SENATE BUDGET AND APPROPRIATIONS COMMITTEE

 

STATEMENT TO

 

[First Reprint]

SENATE, No. 1894

 

STATE OF NEW JERSEY

 

DATED:  MARCH 5, 2018

 

     The Senate Budget and Appropriations Committee reports favorably Senate Bill No. 1894 (1R).

     This bill requires a public school, in which 70 percent or more of the students enrolled in the school on or before the last school day before October 16 of the preceding school year were eligible for free or reduced price meals under the National School Lunch Program or the federal School Breakfast Program, to establish a “breakfast after the bell” program.  Under current law, a school with 20 percent or more of those eligible students must have a school breakfast program.

     The bill requires that, within six months of the bill’s effective date, each school district must submit a plan to the Department of Agriculture for the establishment of a “breakfast after the bell” program for all grades at each school that is subject to the provisions of the bill.  The plan is required to comply with the requirements of the federal School Breakfast Program and conform to guidelines of best practices that, pursuant to the bill, are required to be issued by the Department of Agriculture.  No later than the first full school year after submission of the plan, a school district must establish a “breakfast after the bell” program, based upon its submitted plan, in each school that is subject to the provisions of the bill.  

     A school district may apply to the Department of Agriculture to request a waiver from the provisions of the bill.  To this end, the Department of Agriculture is required to specify the criteria sufficient to award a waiver.

     The bill permits a public school to establish a paid “breakfast after the bell” program for students not eligible for free or reduced price meals under the National School Lunch Program or the federal School Breakfast Program.

     The bill provides for an annual appropriation to the Department of Agriculture to provide the funds necessary for the State share of the “breakfast after the bell” programs established by the bill.

FISCAL IMPACT:

      The Office of Legislative Services (OLS) estimates that the bill will have several indeterminate annual fiscal impacts as the cost of the required “breakfast after the bell” programs will be incurred by affected school districts with the State serving as a conduit for federal cost reimbursements.  The OLS cannot quantify the several annual fiscal impacts because of a lack of information on the number of schools that the bill will cause to newly operate “breakfast after the bell” programs.

      The bill will increase the annual expenditures of certain school districts by an indeterminate amount.  The bill requires the establishment of “breakfast after the bell” programs in schools in which at least 70 percent of the students in the prior school year were eligible for free or reduced price meals under the National School Lunch Program or the federal School Breakfast Program.  The cost of the requirement will be mitigated to the extent that concerned schools are already operating “breakfast after the bell” programs and that affected schools that do not already operate “breakfast after the bell” programs expend resources on other programs that provide breakfast to eligible students.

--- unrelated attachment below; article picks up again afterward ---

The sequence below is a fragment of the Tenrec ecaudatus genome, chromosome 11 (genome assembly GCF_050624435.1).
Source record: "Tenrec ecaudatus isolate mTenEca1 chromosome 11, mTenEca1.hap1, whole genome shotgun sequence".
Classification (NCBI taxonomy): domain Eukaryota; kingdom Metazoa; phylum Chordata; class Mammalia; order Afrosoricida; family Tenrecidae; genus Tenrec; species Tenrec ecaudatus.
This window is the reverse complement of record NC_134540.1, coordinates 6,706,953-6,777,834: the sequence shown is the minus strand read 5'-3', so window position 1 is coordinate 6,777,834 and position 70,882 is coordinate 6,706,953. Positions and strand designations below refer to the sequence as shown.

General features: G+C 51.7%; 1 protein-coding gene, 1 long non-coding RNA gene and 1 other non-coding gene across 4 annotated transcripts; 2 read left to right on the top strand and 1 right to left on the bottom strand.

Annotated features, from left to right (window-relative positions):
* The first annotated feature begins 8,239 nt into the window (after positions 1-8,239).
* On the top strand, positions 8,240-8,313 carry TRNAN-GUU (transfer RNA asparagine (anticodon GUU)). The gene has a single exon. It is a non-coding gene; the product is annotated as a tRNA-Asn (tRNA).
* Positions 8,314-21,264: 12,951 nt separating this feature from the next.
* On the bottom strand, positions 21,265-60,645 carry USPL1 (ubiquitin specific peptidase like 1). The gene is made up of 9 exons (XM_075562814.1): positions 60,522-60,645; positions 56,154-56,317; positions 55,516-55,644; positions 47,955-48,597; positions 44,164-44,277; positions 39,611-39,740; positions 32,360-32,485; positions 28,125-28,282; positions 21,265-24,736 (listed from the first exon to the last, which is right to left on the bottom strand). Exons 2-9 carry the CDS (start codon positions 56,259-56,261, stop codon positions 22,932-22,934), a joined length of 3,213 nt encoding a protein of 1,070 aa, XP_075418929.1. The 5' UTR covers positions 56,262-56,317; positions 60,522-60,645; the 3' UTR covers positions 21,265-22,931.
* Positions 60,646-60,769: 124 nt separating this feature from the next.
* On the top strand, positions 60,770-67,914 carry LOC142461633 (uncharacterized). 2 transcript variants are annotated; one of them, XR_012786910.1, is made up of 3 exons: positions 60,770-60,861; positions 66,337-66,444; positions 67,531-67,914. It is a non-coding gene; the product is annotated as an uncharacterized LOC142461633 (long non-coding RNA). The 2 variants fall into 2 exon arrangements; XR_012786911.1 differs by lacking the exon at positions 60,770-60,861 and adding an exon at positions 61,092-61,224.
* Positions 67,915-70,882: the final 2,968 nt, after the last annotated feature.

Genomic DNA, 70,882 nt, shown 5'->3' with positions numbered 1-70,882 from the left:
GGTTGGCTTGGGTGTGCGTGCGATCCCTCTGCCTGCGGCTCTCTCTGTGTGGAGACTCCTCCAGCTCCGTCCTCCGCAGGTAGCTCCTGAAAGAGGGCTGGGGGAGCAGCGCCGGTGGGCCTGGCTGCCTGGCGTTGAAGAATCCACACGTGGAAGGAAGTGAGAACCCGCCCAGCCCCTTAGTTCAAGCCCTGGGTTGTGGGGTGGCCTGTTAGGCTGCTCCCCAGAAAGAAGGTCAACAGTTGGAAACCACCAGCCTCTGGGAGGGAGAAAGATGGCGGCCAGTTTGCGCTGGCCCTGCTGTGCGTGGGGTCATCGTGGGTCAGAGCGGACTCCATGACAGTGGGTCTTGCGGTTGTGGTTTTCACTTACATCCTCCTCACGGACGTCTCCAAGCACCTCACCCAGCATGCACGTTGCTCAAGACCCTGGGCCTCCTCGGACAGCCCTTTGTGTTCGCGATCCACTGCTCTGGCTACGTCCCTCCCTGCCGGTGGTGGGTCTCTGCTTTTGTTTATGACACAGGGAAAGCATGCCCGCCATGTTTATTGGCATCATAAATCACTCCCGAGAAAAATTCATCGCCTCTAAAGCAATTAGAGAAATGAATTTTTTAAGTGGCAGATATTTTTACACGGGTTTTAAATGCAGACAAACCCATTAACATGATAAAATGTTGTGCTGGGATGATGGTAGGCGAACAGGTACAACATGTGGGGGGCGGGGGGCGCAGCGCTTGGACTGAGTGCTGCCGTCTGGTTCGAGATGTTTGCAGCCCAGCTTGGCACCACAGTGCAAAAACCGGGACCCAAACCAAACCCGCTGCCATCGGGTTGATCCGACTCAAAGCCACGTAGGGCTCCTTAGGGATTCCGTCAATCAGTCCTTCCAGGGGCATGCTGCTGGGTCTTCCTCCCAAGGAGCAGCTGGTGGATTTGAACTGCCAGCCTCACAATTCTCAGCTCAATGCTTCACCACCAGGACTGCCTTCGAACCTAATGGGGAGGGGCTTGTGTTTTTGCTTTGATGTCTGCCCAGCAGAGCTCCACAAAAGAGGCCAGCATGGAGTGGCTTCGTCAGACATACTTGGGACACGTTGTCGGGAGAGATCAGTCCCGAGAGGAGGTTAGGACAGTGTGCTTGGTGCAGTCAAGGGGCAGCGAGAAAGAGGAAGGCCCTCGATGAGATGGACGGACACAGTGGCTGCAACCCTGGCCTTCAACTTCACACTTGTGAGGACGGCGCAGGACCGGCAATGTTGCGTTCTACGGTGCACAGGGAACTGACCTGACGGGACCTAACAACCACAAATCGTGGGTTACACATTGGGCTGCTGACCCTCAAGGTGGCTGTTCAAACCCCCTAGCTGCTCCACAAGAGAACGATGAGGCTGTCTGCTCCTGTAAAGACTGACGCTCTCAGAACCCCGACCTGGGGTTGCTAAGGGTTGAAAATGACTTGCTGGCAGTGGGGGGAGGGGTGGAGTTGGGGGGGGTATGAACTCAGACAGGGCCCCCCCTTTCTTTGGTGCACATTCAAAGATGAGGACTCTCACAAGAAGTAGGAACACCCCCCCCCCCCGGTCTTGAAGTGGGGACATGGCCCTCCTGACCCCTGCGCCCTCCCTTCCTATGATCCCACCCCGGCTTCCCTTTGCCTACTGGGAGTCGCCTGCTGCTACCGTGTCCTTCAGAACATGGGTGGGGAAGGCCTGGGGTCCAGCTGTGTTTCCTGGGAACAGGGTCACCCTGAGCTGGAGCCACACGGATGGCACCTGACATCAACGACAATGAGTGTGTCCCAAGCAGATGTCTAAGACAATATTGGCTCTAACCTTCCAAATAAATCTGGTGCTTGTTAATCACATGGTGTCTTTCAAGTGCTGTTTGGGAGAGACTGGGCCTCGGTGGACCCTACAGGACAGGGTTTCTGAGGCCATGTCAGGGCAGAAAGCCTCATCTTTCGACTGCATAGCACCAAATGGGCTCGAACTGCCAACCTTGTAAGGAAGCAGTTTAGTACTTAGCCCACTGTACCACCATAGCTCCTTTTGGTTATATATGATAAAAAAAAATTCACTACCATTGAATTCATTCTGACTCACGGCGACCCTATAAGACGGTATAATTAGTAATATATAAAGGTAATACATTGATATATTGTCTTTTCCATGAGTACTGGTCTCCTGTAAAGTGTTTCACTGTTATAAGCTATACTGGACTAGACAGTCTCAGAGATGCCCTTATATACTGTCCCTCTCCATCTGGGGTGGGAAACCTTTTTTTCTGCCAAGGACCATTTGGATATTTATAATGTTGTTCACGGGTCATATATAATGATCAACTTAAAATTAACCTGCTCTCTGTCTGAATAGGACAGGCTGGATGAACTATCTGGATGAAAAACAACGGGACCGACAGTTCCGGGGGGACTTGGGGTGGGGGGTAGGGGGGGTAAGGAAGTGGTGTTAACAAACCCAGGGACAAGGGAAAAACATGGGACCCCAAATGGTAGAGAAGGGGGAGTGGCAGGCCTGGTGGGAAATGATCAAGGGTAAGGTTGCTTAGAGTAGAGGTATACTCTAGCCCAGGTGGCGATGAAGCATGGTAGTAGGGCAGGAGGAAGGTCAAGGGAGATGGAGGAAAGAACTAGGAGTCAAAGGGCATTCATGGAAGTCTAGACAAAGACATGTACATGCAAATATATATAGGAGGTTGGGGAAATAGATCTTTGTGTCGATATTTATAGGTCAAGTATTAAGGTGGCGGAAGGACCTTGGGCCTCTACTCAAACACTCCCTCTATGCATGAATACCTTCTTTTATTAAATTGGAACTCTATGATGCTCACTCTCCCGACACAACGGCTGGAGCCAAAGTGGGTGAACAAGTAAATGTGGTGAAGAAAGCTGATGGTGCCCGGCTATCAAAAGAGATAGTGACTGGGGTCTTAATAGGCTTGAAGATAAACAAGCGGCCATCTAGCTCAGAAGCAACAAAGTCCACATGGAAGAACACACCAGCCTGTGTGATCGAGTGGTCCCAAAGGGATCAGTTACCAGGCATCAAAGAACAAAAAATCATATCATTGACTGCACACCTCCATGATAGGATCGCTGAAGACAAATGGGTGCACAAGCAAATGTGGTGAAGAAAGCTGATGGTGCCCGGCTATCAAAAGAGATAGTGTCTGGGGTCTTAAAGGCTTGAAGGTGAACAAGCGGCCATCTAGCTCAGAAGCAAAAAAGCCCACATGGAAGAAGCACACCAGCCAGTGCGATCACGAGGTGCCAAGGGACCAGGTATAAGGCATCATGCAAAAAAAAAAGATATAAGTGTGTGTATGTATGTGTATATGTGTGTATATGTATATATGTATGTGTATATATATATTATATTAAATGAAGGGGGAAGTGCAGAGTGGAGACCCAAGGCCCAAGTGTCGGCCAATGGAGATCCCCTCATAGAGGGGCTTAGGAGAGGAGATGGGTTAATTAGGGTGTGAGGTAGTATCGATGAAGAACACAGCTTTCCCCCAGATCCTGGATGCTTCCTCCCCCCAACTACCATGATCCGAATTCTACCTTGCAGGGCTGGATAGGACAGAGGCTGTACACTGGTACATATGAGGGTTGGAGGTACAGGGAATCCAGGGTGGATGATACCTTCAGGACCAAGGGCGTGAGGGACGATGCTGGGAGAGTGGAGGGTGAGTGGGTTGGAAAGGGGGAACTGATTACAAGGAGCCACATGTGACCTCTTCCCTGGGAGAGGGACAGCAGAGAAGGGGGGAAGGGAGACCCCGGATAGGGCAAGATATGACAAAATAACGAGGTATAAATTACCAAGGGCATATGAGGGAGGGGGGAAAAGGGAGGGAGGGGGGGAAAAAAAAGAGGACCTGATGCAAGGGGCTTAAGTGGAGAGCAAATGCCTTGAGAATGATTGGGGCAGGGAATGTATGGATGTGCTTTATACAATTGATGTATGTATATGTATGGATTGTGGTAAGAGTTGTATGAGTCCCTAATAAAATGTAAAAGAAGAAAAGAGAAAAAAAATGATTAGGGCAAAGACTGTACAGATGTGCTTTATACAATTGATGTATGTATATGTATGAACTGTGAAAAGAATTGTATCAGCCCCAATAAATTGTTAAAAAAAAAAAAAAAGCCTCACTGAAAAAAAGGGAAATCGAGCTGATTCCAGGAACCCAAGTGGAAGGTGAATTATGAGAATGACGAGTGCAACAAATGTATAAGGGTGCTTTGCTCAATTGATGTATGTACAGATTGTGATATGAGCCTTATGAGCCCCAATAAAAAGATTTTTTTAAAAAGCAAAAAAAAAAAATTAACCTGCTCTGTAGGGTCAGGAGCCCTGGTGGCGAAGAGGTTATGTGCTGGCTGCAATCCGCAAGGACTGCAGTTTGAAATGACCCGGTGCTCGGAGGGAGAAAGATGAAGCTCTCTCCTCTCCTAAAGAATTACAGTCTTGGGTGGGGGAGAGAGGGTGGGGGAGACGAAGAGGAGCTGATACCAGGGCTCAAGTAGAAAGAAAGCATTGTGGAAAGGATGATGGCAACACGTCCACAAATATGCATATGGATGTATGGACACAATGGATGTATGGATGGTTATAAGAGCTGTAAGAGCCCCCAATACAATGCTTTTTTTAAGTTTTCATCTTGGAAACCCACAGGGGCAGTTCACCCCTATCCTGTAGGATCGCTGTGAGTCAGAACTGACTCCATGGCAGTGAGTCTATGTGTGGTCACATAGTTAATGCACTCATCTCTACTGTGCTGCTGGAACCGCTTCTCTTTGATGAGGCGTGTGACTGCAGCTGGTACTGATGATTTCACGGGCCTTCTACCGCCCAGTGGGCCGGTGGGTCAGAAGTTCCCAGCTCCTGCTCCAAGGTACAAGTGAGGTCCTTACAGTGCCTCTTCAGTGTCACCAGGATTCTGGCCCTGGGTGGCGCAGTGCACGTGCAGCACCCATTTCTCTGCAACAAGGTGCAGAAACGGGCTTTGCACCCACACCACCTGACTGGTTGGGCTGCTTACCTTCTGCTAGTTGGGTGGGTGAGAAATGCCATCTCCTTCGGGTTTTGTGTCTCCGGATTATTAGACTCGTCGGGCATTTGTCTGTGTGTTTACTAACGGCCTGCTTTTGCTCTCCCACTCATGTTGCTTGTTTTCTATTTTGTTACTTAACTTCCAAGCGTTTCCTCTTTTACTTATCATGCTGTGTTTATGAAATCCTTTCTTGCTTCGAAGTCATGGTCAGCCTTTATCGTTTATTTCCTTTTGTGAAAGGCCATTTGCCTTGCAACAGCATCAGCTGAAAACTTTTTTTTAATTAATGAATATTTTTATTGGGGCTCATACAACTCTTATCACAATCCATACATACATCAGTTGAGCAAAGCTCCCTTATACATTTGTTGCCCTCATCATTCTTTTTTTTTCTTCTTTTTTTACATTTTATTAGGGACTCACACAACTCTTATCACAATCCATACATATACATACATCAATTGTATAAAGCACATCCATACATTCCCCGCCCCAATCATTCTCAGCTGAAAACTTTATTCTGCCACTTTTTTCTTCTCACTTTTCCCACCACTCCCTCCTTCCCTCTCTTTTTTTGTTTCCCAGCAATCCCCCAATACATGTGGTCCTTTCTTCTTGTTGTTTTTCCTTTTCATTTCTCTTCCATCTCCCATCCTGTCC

The bill will increase the annual revenue of school districts that because of the bill will newly operate “breakfast after the bell” programs by indeterminate amounts.  The increase will be in the form of federal cost reimbursements under the federal Community Eligibility Provision, which covers 100 percent of qualified expenditures of high-poverty schools to provide free meals to all students while eliminating the traditional school meal application process.

      The OLS notes that the federal government provides the cost reimbursements to the State for allocation to school districts.  Consequently, the State will experience an indeterminate annual revenue and expenditure increase equal to the amount of federal cost reimbursements for which school districts will newly qualify because of the bill.  In addition, there may be additional State expenditures in years in which the federal government will not pay for the full cost of the bill’s mandated “breakfast after the bell” programs, given that the bill appropriates State funds in the amount that is necessary to provide any State share for the programs. 

      Lastly, the bill will result in an indeterminate increase in annual State and school district administrative expenditures from implementing and administering the provisions of the bill.